192 | 63 | 71 | 109 | 66 | 69.85 | 70.23 |

198 | 59 | 66 | 100 | 62 | 65.09 | 65.60 |

SSQ | - | - | 251,802 | 37,944.15 | 25,915.27 | 20,494.98 |

RMSE | - | - | 87.351953 | 33.900478 | 28.023846 | 24.921077 |

NSE | - | - | 0.892983 | 0.983882 | 0.988986 | 0.991290 |

Time (h) | Input (m^{3}/s) | Output (m^{3}/s) | KWM (Karahan and Gurarslan [13]) | NLMM-L (Karahan et al. [8]) | ANLMM-L (This Study) |
---|---|---|---|---|---|

0 | 7.53 | 7 | 7.00 | 7.00 | 7.00 |

1 | 9.06 | 8 | 7.62 | 7.24 | 7.26 |

2 | 28 | 23 | 9.98 | 9.00 | 9.01 |

3 | 79.8 | 25 | 29.16 | 27.35 | 27.35 |

4 | 64.3 | 75 | 73.78 | 74.84 | 74.81 |

5 | 38.2 | 60 | 63.01 | 61.57 | 61.59 |

6 | 41.4 | 40 | 41.98 | 37.40 | 37.41 |

7 | 41.3 | 41 | 41.25 | 39.63 | 39.62 |

8 | 33.8 | 41 | 40.48 | 39.47 | 39.47 |

9 | 32 | 32 | 34.64 | 32.57 | 32.58 |

10 | 29 | 30 | 32.13 | 30.68 | 30.68 |

11 | 35 | 34 | 29.52 | 28.00 | 28.00 |

12 | 63.1 | 35 | 36.16 | 33.93 | 33.93 |

13 | 110 | 60 | 62.98 | 60.62 | 60.62 |

14 | 170 | 105 | 108.45 | 105.25 | 105.25 |

15 | 216 | 160 | 166.29 | 162.06 | 162.07 |

16 | 131 | 206 | 206.02 | 204.11 | 204.11 |

17 | 101 | 128 | 136.31 | 127.58 | 127.61 |

18 | 65 | 97 | 104.68 | 97.14 | 97.10 |

19 | 62.4 | 61 | 67.14 | 63.33 | 63.32 |

20 | 53.8 | 60 | 63.35 | 59.78 | 59.76 |

21 | 36.3 | 50 | 53.18 | 51.51 | 51.50 |

22 | 29.6 | 33 | 37.84 | 35.16 | 35.16 |

23 | 25 | 27 | 30.34 | 28.49 | 28.48 |

24 | 21.3 | 23 | 25.11 | 24.03 | 24.03 |

25 | 19.6 | 19 | 21.68 | 20.49 | 20.49 |

26 | 18 | 18 | 19.71 | 18.81 | 18.81 |

27 | 17.3 | 17 | 18.1 | 17.29 | 17.29 |

28 | 17 | 17 | 17.39 | 16.60 | 16.60 |

29 | 16 | 17 | 16.97 | 16.29 | 16.29 |

SSQ | - | - | 532.62 | 281.11 | 280.95 |

RMSE | - | - | 4.213541 | 3.062067 | 3.060222 |

NSE | - | - | 0.992271 | 0.995918 | 0.995923 |

**Table 8.**Comparison of the outflow hydrographs calculated for the food data of River Wyre October in 1982.

Time (h) | Input (m^{3}/s) | Output (m^{3}/s) | LMM-L (O’Donnell [4]) | NLMM-L (Karahan et al. [8]) | ANLMM-L (This Study) |
---|---|---|---|---|---|

0 | 2.6 | 8.3 | 8.3 | 8.3 | 8.30 |

1 | 4.2 | 9 | 8.2 | 8.51 | 8.52 |

2 | 12.3 | 9.9 | 8.1 | 8.79 | 9.94 |

3 | 25.4 | 10.2 | 12.7 | 10.94 | 12.74 |

4 | 24.1 | 18.9 | 27.9 | 20.28 | 19.71 |

5 | 20.3 | 35.9 | 39.9 | 37.54 | 35.73 |

6 | 23.3 | 51.8 | 45.7 | 49.07 | 48.87 |

7 | 27.7 | 59.4 | 52.2 | 55.11 | 55.95 |

8 | 27.7 | 63.3 | 61.4 | 62.5 | 62.74 |

9 | 26.9 | 69.6 | 68.9 | 71.44 | 71.35 |

10 | 24.8 | 76.7 | 74.7 | 78.03 | 77.95 |

11 | 26.9 | 82 | 77.2 | 82.07 | 82.67 |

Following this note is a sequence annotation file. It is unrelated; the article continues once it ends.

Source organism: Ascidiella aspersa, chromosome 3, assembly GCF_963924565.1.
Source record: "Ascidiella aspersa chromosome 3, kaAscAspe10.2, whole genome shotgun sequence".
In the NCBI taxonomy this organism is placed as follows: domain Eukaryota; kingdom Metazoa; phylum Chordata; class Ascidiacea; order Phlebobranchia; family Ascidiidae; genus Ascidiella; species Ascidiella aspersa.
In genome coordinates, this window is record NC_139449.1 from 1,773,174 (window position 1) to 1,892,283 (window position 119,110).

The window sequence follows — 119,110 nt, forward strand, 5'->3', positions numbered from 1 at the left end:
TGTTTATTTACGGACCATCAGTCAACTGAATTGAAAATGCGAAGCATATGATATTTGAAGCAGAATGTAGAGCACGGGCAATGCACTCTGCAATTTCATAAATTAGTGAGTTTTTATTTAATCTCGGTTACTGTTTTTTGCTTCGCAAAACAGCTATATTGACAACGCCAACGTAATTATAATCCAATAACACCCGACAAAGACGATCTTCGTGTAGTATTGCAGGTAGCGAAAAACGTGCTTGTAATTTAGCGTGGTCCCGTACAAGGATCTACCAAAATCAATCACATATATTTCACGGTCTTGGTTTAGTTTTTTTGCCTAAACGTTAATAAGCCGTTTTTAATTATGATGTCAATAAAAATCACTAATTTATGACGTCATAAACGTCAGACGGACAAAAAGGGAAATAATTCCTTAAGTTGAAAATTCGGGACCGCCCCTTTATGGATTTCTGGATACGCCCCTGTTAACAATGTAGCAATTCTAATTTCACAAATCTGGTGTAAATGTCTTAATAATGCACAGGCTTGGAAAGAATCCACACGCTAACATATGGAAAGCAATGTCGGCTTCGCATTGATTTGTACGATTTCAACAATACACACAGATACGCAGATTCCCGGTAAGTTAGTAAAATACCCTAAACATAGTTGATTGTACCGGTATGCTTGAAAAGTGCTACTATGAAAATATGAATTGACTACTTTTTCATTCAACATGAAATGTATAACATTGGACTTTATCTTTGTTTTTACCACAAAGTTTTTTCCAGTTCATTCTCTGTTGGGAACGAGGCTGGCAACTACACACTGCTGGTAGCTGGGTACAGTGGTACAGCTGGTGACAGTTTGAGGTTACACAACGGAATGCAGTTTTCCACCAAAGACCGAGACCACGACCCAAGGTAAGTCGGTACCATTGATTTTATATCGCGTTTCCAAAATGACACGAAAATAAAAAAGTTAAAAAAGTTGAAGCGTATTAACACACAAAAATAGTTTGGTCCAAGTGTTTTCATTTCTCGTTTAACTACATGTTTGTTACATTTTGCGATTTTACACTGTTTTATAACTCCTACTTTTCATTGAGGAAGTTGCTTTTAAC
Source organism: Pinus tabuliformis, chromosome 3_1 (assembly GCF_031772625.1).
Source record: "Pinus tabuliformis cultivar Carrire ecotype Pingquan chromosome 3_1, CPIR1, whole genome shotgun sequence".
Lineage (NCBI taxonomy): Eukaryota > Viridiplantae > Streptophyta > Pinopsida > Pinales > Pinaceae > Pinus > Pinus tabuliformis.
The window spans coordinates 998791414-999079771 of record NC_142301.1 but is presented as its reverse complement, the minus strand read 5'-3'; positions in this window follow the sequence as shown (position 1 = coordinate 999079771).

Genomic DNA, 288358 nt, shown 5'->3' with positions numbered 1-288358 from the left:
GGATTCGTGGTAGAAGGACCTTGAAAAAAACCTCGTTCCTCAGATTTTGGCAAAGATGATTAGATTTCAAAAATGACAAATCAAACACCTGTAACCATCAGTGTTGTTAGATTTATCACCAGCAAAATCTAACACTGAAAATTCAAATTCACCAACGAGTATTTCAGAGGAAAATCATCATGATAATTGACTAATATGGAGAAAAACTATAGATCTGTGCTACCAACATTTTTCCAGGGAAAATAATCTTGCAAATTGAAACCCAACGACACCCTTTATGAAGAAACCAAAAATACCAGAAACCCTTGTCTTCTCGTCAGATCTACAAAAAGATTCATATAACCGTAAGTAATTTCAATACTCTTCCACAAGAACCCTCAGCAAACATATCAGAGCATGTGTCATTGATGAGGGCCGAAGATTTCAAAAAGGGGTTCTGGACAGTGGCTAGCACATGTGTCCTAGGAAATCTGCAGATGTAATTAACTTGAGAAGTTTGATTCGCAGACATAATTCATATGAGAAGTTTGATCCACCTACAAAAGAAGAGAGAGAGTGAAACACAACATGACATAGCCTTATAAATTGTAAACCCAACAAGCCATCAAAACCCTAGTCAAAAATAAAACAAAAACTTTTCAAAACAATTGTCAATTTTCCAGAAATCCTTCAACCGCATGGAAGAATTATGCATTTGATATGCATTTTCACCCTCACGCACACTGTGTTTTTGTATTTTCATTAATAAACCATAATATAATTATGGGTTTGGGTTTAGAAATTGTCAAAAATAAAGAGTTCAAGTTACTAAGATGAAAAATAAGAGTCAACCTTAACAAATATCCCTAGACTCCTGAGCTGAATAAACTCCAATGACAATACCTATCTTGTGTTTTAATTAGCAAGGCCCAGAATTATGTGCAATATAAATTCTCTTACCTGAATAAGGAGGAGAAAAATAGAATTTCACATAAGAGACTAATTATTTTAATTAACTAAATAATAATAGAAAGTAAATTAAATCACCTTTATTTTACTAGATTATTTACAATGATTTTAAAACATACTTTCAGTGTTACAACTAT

12 | 33.7 | 85.3 | 79.8 | 83.72 | 85.27 |

13 | 33.9 | 89 | 87.8 | 87.43 | 88.11 |

14 | 27.8 | 94.6 | 95.5 | 95.49 | 94.74 |

15 | 20.8 | 98.8 | 97.7 | 100.88 | 99.90 |

16 | 15.6 | 98 | 94.4 | 99.29 | 98.87 |

17 | 11.9 | 91.8 | 87.9 | 92.06 | 92.05 |

18 | 9.5 | 82.3 | 79.8 | 82.22 | 82.36 |

19 | 7.8 | 72 | 71.5 | 71.75 | 71.88 |

20 | 6.5 | 61.9 | 63.6 | 61.94 | 61.93 |

21 | 5.8 | 53 | 56.1 | 53.12 | 53.10 |

22 | 5.0 | 45.6 | 49.6 | 45.47 | 45.37 |

23 | 4.8 | 39.2 | 43.7 | 39.14 | 39.04 |

24 | 4.5 | 33.8 | 38.8 | 33.76 | 33.65 |

25 | 4.1 | 29.3 | 34.6 | 29.55 | 29.39 |

26 | 3.7 | 26.2 | 30.9 | 26.12 | 25.96 |

27 | 3.4 | 23.5 | 27.7 | 23.2 | 23.08 |

28 | 3.2 | 21.2 | 24.8 | 20.67 | 20.59 |

29 | 2.9 | 19.2 | 22.3 | 18.52 | 18.44 |

30 | 2.8 | 17.7 | 20.1 | 16.71 | 16.68 |

31 | 2.6 | 16.4 | 18.2 | 15.12 | 15.09 |

SSQ | - | - | 468.84 | 53.66 | 40.16 |

RMSE | - | - | 3.790780 | 1.263563 | 1.120320 |

NSE | - | - | 0.989570 | 0.998842 | 0.999090 |

© 2018 by the authors. Licensee MDPI, Basel, Switzerland. This article is an open access article distributed under the terms and conditions of the Creative Commons Attribution (CC BY) license (http://creativecommons.org/licenses/by/4.0/).

## Share and Cite

**MDPI and ACS Style**

Lee, E.H.; Lee, H.M.; Kim, J.H.
Development and Application of Advanced Muskingum Flood Routing Model Considering Continuous Flow. *Water* **2018**, *10*, 760.
https://doi.org/10.3390/w10060760

**AMA Style**

Lee EH, Lee HM, Kim JH.
Development and Application of Advanced Muskingum Flood Routing Model Considering Continuous Flow. *Water*. 2018; 10(6):760.
https://doi.org/10.3390/w10060760

**Chicago/Turabian Style**

Lee, Eui Hoon, Ho Min Lee, and Joong Hoon Kim.
2018. "Development and Application of Advanced Muskingum Flood Routing Model Considering Continuous Flow" *Water* 10, no. 6: 760.
https://doi.org/10.3390/w10060760